The hazard of driver fatigue is complex and multidimensional.
Since 2004, the number of large truck crash injuries per 100 million miles has dropped 25 percent and the truck-involved fatality rate has dropped 22 percent. The fatality rate has dropped 66 percent since the DOT began keeping those records in 1975. The most recent figures from the U.S. Department of Transportation (DOT) indicate that the truck-involved fatality rate declined 12.3 percent in 2008 to 1.86 per 100 million miles, from 2.12 per 100 million miles in 2007. Persons injured in large truck crashes went from 44.4 per 100 million miles to 39.6, an 11 percent reduction.
There is room for debate, however, as to what factors had most to do with the change. Some attribute it to a change in hours of service rules. Others may point out the decline in truck traffic due to the recession, improved safety features in vehicles, variations in data reporting, etc.
While there is some improvement in accident data, the American Trucking Association has made five suggestions to the Federal Motor Carrier Safety Administration to further combat hazards associated with driver fatigue. They are:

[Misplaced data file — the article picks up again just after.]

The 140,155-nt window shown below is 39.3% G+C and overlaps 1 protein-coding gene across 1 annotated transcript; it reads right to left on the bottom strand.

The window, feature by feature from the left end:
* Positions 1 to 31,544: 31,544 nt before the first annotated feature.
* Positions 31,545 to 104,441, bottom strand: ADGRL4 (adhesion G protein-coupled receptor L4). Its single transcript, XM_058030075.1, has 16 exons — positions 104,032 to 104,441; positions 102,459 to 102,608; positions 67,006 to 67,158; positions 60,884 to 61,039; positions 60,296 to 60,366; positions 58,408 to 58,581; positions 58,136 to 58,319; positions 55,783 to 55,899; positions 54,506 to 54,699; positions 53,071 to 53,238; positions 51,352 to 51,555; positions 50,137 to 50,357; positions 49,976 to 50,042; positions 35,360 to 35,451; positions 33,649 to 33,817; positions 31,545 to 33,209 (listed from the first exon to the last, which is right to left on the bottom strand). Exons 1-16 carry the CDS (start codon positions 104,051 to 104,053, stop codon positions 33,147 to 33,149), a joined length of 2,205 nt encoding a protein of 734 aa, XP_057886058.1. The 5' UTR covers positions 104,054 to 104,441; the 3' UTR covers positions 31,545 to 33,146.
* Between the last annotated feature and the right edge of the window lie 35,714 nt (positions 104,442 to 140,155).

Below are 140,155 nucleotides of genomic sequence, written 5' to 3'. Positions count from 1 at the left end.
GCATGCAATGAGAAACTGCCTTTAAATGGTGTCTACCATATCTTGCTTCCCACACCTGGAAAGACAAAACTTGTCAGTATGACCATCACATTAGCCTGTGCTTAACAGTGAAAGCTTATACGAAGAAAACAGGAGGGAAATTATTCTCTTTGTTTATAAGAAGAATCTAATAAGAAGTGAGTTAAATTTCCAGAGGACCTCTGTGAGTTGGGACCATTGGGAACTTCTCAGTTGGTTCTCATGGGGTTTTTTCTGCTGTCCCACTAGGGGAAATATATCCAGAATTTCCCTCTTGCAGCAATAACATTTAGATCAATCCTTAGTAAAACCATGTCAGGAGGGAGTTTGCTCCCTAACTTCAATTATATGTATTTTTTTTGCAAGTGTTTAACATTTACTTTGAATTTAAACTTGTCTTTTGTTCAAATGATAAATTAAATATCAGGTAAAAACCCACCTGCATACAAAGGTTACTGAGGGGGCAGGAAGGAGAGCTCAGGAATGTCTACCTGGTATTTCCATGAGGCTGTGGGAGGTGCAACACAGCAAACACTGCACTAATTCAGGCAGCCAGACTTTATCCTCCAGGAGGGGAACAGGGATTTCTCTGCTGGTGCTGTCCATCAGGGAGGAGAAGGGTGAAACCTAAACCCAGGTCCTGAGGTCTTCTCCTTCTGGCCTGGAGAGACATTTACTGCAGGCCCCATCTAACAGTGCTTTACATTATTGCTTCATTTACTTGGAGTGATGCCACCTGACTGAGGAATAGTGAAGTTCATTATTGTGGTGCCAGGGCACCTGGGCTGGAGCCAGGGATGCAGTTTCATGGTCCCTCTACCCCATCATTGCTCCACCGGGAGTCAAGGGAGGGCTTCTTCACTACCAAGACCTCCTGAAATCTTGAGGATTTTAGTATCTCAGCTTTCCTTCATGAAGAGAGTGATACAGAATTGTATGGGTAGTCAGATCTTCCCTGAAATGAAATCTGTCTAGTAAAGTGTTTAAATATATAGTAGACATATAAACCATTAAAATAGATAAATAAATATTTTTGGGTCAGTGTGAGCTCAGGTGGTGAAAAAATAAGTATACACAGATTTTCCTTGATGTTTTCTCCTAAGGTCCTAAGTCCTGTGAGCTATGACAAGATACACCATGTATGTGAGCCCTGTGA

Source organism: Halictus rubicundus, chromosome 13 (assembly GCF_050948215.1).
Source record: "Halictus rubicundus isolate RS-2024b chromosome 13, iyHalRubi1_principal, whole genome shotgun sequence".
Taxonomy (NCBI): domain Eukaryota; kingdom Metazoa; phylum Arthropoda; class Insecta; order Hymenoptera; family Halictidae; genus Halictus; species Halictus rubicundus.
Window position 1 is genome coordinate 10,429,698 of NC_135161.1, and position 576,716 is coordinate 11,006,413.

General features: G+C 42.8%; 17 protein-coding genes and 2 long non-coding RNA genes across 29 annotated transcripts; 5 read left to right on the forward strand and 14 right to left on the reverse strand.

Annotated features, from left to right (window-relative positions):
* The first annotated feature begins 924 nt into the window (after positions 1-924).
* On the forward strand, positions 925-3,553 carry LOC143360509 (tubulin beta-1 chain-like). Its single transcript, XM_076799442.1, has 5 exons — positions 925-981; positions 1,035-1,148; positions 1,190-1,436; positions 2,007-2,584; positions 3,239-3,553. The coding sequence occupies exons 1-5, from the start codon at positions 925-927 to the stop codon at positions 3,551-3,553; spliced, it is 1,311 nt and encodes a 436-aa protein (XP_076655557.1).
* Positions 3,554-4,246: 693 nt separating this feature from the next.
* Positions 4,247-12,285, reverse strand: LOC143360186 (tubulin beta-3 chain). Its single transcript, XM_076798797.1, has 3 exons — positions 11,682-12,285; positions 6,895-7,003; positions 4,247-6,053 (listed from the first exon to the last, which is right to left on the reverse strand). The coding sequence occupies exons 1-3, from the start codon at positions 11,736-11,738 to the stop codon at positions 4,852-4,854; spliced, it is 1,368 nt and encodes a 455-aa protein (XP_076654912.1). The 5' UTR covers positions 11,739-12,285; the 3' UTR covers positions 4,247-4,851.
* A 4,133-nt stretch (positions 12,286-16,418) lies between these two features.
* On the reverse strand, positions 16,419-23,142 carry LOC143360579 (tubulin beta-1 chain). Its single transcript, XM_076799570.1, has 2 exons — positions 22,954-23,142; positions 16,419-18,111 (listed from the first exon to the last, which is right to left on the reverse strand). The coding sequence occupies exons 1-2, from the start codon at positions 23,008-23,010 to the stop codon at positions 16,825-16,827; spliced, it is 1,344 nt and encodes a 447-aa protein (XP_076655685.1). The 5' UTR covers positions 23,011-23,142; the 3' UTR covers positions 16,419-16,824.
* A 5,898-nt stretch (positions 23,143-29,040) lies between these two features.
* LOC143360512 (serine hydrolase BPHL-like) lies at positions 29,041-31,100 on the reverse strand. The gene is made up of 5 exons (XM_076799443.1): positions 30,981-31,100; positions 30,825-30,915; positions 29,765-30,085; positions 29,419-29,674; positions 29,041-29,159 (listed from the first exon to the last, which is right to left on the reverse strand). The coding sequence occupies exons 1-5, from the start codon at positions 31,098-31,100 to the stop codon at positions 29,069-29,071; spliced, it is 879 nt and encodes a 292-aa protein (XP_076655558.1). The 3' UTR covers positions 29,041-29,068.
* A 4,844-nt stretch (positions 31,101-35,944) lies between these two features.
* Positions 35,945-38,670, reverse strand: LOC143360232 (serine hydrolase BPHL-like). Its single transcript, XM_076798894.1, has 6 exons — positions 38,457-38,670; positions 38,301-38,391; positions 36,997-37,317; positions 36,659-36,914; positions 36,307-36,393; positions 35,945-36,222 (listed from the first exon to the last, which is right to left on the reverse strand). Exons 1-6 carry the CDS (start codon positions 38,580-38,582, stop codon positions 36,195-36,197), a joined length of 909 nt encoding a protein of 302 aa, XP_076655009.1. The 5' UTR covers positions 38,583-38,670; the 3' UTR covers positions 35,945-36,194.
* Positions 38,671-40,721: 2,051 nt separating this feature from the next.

(1) Sleep disorder awareness, training and screening. (Raising consciousness of the problem among truck drivers is an extremely important step.)
(2) Promoting the use of fatigue risk management programs. (It has to be in the culture of the trucking companies. I've seen too many tragic cases where the trucking company management absolutely turned a blind eye to hours of service violations and driver fatigue.)
(3) Evaluating the use of fatigue detection devices. (When the driver's eye are drooping and head is nodding, it's time to pull over!)
(4) Increasing the availability of truck parking on important freight corridors. (It's one thing to say a trucker can drive only so many hours, but that driver faces a Catch-22 dilemma when there are no legal places to park when he runs out of hours.)
(5) Partnering with the trucking and shipping communities to develop an educational process that identifies for drivers the location of available truck parking. (Of course!)
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